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The origins of Clay Pigeon Shooting

Clay pigeon shooting is a hugely popular sport in the UK and further afield in countries such as the United States.

It's also known as clay target shooting or trap shooting in the States. Locally, in Scotland, it is sometimes called clay "doo" shooting.

It dates back to the eighteenth century when the wealthy would release live pigeons from traps, with people then shooting them. Due to the welfare of the birds, it was stopped and replaced with clay pigeons, that is, circular discs made from clay material from the ground.

It was George Ligowky, a keen American shooter, who invented it. This new way of shooting was not only more moral based on the health of live pigeons; it was a lot more consistent. You could release the same type of target over and over - practising until you got it absolutely right. With live birds - that's almost impossible to do. This practice helped many live game shooters to improve their technique and get ready for the 'real' bird shooting season.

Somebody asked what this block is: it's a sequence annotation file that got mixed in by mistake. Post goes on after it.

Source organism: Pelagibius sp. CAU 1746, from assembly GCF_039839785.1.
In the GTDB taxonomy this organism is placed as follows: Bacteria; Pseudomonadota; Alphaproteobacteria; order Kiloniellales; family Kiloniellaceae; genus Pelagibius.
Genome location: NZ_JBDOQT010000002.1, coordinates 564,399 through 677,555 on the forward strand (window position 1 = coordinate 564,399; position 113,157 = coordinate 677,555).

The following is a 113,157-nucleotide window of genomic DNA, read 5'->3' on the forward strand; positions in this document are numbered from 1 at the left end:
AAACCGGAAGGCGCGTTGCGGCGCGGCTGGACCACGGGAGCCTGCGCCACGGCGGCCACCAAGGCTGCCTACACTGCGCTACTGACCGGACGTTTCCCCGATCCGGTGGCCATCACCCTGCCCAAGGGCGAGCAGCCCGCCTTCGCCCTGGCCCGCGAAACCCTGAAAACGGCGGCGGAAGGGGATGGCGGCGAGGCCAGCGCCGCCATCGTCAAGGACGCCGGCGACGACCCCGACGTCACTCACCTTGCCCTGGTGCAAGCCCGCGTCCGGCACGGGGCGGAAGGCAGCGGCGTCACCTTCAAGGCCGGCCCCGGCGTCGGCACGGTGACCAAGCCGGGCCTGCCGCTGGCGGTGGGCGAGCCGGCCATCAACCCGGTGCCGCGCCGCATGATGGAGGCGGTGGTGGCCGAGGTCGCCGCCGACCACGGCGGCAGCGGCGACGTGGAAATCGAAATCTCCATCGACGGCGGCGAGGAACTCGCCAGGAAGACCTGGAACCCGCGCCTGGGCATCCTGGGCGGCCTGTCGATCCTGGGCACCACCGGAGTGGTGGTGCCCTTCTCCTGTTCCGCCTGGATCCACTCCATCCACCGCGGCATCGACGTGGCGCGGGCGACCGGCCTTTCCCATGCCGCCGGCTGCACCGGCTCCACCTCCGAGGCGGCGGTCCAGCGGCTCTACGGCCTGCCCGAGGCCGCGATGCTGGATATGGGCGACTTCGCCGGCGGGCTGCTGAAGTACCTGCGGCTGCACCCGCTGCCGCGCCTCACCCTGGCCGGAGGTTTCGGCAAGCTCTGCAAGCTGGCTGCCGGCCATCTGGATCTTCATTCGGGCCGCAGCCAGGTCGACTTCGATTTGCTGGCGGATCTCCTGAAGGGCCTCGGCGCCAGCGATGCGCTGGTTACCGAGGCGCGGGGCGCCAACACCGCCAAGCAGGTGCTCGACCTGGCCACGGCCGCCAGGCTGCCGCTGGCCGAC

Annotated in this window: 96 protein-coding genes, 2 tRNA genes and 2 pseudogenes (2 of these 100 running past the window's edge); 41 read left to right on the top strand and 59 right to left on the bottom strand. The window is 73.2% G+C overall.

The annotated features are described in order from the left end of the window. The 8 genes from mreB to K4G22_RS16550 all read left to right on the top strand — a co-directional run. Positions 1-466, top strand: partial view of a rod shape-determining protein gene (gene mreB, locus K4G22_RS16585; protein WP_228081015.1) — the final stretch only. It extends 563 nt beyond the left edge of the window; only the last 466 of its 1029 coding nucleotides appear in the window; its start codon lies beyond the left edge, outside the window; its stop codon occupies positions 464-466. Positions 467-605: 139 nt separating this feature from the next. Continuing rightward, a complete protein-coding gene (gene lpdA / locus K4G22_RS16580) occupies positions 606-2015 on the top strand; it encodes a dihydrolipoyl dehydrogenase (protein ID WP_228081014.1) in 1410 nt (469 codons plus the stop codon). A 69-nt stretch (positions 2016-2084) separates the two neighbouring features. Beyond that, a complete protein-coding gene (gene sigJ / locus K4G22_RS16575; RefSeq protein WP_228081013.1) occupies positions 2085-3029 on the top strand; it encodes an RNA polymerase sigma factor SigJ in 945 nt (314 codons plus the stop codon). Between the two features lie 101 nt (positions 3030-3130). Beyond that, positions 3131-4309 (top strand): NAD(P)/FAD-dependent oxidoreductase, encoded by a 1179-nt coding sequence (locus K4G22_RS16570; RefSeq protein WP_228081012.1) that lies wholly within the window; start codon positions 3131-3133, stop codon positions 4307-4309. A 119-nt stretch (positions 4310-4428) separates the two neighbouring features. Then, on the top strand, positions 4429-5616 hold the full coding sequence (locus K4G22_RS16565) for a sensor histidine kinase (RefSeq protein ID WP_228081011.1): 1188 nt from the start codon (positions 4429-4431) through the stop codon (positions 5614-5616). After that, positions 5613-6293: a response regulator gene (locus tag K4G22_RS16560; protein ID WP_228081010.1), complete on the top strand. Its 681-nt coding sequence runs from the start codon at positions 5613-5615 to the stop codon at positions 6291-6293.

At House of Mulben, at our clay pigeon shooting we welcome all ages above 16 to us. We use 20 bore guns, as they are lightweight and don't kick as much as the more commonly used 12-bore guns. These 20-bores still pack enough punch to break at clay at 45 yards, though. You get the potential to take on clays a long way off but don't have a sore shoulder afterwards. We generally use 28gram cartridges too.

Today, modern clay pigeon shooting is thriving. More and more clubs are being set up throughout the UK and Europe. It's becoming a family sport with more and more women becoming involved.

In summary, clay pigeon shooting evolved from live pigeon shooting, embracing clay targets as a humane and consistent alternative. Today, clay pigeon shooting remains a thriving activity enjoyed by people of all ages and sexes and is even recognised as an Olympic sport.

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